Wall Street closed Monday’s rather sluggish trading session barely changed, as investors paused for breath after a nine-session rally, even as crude oil prices continued to ease from recent record highs.
The stock market, as measured by the broad Standard & Poor’s 500-stock index, has risen 6.4 percent since Oct. 25, boosted by a continued decline in oil prices, President Bush’s election victory on Wednesday last week and Friday’s better-than-expected employment report for October. The S&P 500 index closed Friday at its highest level in two and a half years.
But some investors are already asking if, with a lack of catalysts to drive it higher, the stock market can hold on to its solid advance. Indeed, keeping Wall Street in a funk Monday was the weakening U.S. dollar, which sank to a record low against the euro, and the outlook for U.S. interest rates. Investors expect the U.S. Federal Reserve to raise a key borrowing rate at this Wednesday’s policy meeting.
A key concern for the market is the possibility that the Fed may not only raise a key interest rate this week, but also at meetings in December and February said Bob Doll, Chief Investment Officer at Merrill Lynch Investment Managers. Higher interest rates hurt stocks by reducing corporate profits and make fixed-income securities more attractive investments.
Doll said he is monitoring “the three E’s” for guidance on the future of the stock market.
“Will earnings continue to be above expectations? Will energy prices continue to behave? Will the election results allow the President and Congress to enact the equity-friendly legislation they have proposed?” Doll wrote in a note to investors Monday. “If energy prices and earnings cooperate and if the geopolitical environment remains no worse than it is today, we believe the current equity rally is likely to continue,” he added.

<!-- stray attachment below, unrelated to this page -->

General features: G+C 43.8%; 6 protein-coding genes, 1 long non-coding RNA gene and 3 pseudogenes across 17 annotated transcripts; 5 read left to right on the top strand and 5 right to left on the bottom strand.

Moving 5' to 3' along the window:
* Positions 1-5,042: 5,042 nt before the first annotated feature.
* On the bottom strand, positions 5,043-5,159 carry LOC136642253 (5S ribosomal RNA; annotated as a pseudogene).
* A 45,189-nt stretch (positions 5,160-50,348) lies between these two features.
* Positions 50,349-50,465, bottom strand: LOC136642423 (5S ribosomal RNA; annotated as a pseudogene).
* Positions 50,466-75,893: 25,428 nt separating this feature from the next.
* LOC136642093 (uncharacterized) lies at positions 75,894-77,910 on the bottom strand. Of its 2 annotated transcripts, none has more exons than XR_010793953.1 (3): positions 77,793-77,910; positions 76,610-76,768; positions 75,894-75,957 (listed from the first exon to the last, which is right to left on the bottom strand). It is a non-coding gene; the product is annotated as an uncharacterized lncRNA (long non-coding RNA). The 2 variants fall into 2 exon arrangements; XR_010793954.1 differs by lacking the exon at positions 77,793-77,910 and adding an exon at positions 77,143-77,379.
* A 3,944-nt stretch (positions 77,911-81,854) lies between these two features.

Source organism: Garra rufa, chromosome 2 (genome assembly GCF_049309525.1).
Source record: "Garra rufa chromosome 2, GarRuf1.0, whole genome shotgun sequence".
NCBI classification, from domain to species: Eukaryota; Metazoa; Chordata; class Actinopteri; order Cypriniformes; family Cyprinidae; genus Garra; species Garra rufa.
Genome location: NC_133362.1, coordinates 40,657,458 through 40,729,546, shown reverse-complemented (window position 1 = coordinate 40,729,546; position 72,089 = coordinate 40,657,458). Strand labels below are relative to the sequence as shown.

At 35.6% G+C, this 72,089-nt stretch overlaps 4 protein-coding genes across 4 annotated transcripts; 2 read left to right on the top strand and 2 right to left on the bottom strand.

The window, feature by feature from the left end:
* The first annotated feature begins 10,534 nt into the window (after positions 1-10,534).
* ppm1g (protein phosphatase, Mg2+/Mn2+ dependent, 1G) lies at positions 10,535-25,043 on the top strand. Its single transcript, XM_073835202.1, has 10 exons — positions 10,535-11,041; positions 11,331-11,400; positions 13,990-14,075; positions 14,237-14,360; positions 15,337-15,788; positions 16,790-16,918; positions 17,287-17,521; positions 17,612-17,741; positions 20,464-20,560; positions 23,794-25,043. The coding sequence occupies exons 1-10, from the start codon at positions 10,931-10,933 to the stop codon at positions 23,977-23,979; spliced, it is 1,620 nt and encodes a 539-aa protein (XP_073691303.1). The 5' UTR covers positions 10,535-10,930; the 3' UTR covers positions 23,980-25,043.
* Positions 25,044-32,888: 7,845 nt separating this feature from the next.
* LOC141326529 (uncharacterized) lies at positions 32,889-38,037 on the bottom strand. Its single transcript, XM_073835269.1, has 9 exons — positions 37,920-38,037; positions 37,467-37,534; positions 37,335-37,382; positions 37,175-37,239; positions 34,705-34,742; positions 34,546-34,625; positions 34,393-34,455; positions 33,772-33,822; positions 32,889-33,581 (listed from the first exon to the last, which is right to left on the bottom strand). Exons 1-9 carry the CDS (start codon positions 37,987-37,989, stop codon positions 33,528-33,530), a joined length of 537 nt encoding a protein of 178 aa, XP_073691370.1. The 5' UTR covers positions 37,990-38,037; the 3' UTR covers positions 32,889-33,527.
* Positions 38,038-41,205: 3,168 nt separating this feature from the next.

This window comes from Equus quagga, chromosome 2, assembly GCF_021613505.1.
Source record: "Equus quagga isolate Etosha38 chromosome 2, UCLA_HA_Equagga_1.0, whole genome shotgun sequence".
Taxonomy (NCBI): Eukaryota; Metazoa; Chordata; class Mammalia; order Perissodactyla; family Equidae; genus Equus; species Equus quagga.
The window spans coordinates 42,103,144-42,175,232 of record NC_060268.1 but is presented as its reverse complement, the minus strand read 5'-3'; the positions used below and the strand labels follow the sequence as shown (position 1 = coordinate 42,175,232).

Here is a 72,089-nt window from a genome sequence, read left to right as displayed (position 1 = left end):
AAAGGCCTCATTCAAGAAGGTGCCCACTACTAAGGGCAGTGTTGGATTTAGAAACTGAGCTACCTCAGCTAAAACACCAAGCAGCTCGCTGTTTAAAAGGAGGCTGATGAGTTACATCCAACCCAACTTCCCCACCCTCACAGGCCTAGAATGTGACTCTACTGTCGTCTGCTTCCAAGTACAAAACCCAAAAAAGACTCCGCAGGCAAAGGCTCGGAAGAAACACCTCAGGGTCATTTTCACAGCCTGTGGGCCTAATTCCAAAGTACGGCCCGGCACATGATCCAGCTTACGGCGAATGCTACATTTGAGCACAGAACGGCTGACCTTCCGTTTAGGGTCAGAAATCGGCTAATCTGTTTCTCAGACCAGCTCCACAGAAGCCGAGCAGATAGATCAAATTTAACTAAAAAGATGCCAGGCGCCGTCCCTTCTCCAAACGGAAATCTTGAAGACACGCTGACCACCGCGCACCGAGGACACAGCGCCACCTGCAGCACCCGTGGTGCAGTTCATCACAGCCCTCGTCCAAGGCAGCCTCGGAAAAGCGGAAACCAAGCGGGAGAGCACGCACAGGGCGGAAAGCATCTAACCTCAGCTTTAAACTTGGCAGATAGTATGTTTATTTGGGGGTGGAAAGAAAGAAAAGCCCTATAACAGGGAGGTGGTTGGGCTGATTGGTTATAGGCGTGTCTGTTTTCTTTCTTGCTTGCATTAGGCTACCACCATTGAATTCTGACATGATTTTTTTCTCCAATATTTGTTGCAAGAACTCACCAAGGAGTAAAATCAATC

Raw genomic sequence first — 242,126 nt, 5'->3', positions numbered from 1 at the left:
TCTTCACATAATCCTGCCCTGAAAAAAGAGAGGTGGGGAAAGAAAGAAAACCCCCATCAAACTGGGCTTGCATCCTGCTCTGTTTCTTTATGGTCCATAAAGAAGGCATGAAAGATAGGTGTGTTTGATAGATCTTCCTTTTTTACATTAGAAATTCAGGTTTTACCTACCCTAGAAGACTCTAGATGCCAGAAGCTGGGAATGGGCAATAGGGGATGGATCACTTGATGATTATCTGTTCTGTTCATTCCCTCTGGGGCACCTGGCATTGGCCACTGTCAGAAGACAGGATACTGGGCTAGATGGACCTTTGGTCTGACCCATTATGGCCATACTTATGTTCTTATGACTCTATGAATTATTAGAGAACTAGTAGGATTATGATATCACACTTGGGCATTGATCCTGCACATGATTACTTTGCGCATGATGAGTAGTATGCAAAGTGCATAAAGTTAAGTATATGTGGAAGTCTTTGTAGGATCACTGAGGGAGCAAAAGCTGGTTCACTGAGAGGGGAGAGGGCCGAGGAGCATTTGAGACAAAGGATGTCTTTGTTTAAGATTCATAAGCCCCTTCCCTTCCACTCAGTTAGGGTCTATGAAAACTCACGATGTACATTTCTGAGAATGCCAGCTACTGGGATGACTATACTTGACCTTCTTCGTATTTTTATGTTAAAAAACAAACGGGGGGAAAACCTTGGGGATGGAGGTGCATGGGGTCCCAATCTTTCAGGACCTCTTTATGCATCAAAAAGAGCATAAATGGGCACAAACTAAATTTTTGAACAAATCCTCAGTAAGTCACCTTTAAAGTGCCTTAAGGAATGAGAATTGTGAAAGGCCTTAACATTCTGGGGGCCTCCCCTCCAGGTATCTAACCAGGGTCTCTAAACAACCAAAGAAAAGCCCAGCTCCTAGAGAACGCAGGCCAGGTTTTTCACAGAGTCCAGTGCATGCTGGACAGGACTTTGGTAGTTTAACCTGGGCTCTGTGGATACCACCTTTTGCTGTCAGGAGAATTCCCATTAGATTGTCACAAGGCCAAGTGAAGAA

Joseph Keating, chief investment officer at AmSouth Asset Management, had a similarly sanguine outlook.
“We had such a beautiful confluence of event last week, with a smooth election, with Bush winning a second term, and with Friday’s outstanding jobs report,” Keating said. “Now we’re seeing a very healthy pause as investors start to plan for the long term, as opposed to last week’s knee-jerk reactions.”
The Dow Jones industrial average was up 3.77 points, or 0.04 percent, at Monday’s close, while the broader S&P 500 index was down 1.28 points, or 0.1 percent. The Nasdaq composite index, full of technology stocks, closed the day up a fraction of a point, or 0.02 percent.
Crude futures tumbled as investors, reassured by last week’s oil inventory figures, grew more confident that the United States would have enough heating oil for the winter. A barrel of light crude eventually settled at $49.09, 52 cents lower on the New York Mercantile Exchange.
“I think this is a good day, even if the market isn’t up,” said Hugh Johnson, chief investment officer at First Albany. “So long as oil remains stable at or near these current levels, the market’s likely to manage any round of market taking the way it has so well today.”
A number of stocks were pressured by fresh disclosures of government investigations. The Securities and Exchange Commission is reportedly probing trading practices at brokerages including Morgan Stanley, Merrill Lynch and Charles Schwab, believing that the brokerages processed trades to benefit themselves rather than their clients.
Shares of Morgan Stanley fell 1.5 percent to $52.93, Merrill Lynch’s stock price slipped 1.1 percent to $55.82 and Schwab’s share price declined 0.9 percent to $9.63.
Shares of H&R Block rose a fraction of a point to $49.59 even though U.S. securities regulator NASD charged the tax preparation firm with fraudulently promoting Enron bonds shortly before the energy firm declared bankruptcy.
Software giant Microsoft announced a $536 million settlement with Novell over alleged anti-competitive practices in Europe. However, Novell said it would fill its own U.S. antitrust case against Microsoft this week. Shares of Microsoft rose a fraction of a percentage point to $29.28, while Novell’s share price jumped 9.5 percent to $7.51.
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Investors were encouraged by McDonald’s sales report for October, which saw a 7 percent increase in fast food outlets open at least a year. Shares of McDonald’s advanced 0.5 percent to $30.20. And Taser International’s share price surged 16.4 percent to $54.12 after the Transportation Safety Administration approved the company’s non-lethal stun weapons for use by air marshals on commercial aircraft.
Overseas, Japan’s Nikkei average fell 0.7 percent. In Europe, Britain’s FTSE 100 was down 0.5 percent, Germany’s DAX gained 0.1 percent and France’s CAC-40 slipped 0.1 percent.